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International Journal of Endocrinology
Volume 2014 (2014), Article ID 816430, 11 pages
Review Article

A New Aurora in Anaplastic Thyroid Cancer Therapy

Department of Experimental Medicine, “Sapienza” University of Rome, Viale Regina Elena 324, 00161 Rome, Italy

Received 15 April 2014; Accepted 11 June 2014; Published 1 July 2014

Academic Editor: Giuliana Salvatore

Copyright © 2014 Enke Baldini et al. This is an open access article distributed under the Creative Commons Attribution License, which permits unrestricted use, distribution, and reproduction in any medium, provided the original work is properly cited.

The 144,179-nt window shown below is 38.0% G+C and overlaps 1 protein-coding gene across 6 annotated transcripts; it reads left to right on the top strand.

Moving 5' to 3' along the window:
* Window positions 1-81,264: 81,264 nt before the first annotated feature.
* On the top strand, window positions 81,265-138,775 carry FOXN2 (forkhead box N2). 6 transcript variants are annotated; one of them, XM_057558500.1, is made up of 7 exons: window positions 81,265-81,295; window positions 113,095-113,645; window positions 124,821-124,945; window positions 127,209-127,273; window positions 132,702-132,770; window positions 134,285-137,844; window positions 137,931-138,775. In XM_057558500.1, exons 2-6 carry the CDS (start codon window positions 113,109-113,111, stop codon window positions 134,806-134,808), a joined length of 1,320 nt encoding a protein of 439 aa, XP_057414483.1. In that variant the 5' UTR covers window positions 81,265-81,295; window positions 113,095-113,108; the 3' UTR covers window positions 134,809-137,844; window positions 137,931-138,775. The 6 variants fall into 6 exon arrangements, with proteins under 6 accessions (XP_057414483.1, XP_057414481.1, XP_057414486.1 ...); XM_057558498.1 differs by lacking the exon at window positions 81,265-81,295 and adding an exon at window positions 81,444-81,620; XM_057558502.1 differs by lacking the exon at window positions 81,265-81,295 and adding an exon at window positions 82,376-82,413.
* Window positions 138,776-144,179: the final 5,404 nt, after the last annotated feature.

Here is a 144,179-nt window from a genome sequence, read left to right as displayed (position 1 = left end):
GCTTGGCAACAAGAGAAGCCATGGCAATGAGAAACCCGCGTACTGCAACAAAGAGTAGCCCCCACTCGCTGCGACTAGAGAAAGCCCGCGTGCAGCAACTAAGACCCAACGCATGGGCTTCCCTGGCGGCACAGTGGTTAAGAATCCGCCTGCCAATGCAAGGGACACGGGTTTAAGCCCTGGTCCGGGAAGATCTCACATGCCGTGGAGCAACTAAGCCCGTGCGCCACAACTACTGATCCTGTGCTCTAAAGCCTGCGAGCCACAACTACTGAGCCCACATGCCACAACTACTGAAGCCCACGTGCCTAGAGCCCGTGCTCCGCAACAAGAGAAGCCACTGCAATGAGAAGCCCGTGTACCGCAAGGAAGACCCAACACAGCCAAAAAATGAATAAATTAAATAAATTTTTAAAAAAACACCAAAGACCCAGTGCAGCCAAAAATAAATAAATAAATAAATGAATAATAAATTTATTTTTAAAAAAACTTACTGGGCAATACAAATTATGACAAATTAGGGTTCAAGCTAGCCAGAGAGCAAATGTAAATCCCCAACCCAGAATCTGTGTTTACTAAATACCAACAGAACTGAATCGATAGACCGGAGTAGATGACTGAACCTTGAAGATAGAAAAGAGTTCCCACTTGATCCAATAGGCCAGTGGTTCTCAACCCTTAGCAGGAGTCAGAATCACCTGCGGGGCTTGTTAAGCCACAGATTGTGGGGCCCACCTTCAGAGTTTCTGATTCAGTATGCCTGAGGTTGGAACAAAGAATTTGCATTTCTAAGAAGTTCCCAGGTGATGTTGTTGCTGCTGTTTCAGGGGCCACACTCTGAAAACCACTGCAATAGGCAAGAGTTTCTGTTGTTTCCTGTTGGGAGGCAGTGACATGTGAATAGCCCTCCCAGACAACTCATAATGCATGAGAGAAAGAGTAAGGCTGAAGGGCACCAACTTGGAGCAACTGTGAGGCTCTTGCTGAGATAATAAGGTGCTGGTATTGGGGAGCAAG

Anaplastic thyroid cancers (ATC) are among the most aggressive human neoplasms with a dire prognosis and a median survival time of few months from the diagnosis. The complete absence of effective therapies for ATC renders the identification of novel therapeutic approaches sorely needed. Chromosomal instability, a feature of all human cancers, is thought to represent a major driving force in thyroid cancer progression and a number of mitotic kinases showing a deregulated expression in malignant thyroid tissues are now held responsible for thyroid tumor aneuploidy. These include the three members of the Aurora family (Aurora-A, Aurora-B, and Aurora-C), serine/threonine kinases that regulate multiple aspects of chromosome segregation and cytokinesis. Over the last few years, several small molecule inhibitors targeting Aurora kinases were developed, which showed promising antitumor effects against a variety of human cancers, including ATC, in preclinical studies. Several of these molecules are now being evaluated in phase I/II clinical trials against advanced solid and hematological malignancies. In the present review we will describe the structure, expression, and mitotic functions of the Aurora kinases, their implications in human cancer progression, with particular regard to ATC, and the effects of their functional inhibition on malignant cell proliferation.